Moonlight by the Sea (2003)

I’ve put in quite a bit of effort finding Indie SF films over the years.  Part of the reason is that, like most hardcore SF cinema fans, I’ve already seen all the classics, most of the good ones and more than my share of the bad ones.  But another major reason is that they are often far more inventive and creative than the films turned out by the major studios.

And everything I’d seen about Moonlight by the Sea suggested it was one of the good ones, from the images in the trailer to the reviewer who compared it to Blade Runner.

To be fair, few films could live up to that sort of hype – particularly not one that only cost ten thousand to make.  But it does make the most of that money, filling the screen with surreal imagery, some of which is quite effective.  In particular, some of the scenes where the settings are little more than carefully placed lights are quite impressive.

The basic setting, with a sinister Corporation which runs everything is far too familiar.  However, it seems promising when a salesman named Albion Moonlight crashes his ship on a distant planet and finds himself cut off from the constant surveillance and control of the Corporation.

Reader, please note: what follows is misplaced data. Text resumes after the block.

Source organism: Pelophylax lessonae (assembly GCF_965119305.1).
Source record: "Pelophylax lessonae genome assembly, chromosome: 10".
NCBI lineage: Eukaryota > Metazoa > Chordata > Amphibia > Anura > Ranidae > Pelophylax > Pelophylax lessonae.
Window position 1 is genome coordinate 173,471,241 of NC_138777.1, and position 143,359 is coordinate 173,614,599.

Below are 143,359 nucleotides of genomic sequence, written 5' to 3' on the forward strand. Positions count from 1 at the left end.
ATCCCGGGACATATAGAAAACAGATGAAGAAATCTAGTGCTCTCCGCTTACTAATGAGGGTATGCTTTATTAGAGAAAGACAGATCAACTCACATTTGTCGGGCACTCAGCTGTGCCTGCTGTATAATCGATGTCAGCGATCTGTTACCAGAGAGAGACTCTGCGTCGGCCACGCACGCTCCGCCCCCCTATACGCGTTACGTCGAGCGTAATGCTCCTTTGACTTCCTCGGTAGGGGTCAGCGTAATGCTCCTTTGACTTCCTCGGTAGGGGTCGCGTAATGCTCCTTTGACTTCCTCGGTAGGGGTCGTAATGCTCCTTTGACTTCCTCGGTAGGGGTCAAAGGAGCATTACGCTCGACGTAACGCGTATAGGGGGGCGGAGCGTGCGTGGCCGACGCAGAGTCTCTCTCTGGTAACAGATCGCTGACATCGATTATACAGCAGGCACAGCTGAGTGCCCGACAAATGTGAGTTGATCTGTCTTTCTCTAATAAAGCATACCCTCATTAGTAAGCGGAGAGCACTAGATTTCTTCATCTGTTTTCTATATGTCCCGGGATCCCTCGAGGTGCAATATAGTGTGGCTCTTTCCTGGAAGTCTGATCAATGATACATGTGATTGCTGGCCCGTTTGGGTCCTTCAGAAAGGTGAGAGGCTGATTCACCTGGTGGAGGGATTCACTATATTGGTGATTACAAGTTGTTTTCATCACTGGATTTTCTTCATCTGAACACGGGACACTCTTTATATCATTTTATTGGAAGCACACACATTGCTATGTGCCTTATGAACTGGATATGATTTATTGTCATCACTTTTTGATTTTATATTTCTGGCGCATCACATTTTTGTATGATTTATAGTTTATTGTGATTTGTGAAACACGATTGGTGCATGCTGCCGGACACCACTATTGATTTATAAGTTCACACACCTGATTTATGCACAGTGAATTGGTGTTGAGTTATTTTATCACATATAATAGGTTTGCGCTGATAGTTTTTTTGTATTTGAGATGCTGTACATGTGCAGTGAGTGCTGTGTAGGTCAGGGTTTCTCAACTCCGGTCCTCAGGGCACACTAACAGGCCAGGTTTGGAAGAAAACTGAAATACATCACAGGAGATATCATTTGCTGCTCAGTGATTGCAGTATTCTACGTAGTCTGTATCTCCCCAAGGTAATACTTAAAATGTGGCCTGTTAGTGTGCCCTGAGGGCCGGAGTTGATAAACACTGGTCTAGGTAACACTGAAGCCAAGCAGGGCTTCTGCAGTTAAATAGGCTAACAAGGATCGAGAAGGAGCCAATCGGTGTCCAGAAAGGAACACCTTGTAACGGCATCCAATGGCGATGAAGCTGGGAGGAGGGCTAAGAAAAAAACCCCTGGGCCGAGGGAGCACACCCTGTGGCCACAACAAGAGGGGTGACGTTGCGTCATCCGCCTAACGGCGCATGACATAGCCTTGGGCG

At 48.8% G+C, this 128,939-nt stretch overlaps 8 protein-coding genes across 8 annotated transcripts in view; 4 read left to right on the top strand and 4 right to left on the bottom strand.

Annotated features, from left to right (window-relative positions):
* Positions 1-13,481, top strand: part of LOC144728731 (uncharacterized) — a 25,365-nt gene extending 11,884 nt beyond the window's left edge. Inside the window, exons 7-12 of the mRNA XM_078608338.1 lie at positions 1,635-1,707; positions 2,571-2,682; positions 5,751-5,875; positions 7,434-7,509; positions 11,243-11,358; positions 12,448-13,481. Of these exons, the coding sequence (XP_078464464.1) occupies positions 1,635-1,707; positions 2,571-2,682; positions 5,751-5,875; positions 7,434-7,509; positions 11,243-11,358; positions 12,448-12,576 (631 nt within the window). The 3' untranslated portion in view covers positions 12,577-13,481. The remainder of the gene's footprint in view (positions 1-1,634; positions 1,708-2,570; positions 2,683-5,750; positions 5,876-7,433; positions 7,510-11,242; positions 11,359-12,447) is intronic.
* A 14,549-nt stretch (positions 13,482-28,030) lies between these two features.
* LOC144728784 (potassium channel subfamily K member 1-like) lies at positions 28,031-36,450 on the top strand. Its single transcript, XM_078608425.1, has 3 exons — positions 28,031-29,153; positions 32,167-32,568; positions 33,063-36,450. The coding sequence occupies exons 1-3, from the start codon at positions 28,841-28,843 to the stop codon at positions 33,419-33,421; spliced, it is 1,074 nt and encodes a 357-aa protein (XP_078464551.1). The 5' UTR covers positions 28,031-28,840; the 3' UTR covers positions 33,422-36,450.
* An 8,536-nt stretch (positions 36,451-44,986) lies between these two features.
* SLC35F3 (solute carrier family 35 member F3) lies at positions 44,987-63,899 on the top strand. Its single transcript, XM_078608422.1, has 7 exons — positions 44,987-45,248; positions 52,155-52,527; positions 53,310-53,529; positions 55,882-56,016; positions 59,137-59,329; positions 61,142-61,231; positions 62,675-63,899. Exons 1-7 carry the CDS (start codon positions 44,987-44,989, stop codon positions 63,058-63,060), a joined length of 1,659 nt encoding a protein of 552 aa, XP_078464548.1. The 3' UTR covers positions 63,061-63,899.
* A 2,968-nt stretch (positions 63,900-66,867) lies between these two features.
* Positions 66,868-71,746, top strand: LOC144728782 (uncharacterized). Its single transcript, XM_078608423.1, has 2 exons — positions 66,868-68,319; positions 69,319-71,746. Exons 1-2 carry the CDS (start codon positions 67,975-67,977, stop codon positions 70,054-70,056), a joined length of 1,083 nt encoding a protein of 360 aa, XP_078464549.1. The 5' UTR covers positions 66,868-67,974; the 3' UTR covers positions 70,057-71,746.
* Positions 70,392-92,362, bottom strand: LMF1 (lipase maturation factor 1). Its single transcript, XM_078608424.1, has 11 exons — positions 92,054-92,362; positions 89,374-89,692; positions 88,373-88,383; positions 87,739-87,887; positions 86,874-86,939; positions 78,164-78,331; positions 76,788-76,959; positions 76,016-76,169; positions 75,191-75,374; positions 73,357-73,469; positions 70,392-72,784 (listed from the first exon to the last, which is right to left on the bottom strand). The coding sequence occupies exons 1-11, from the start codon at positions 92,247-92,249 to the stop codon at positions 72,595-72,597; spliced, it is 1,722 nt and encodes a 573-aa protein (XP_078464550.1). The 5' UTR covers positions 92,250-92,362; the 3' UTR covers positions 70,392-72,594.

Unfortunately, it never lives up to that early promise.

Perhaps I might be a tad less critical of the film if it hadn’t proved to be so difficult to find.  Perhaps.  But to me the most important thing about this film is that it is one of a number of independent SF films which use the same tired old “twist” ending, films like Zenith and The Fourth Dimension.

I find this very puzzling, particularly as most people call that ending a cheat.  Are Indie filmmakers afraid they’ll lose their Indie cred if they make a REAL SF film?

Somehow it reminds me of the earliest  days of SF film, where quite a few SF films ended this way.  One wonders whether they were afraid of how their film would be received.

Or is it that they themselves find SF inherently unbelievable?

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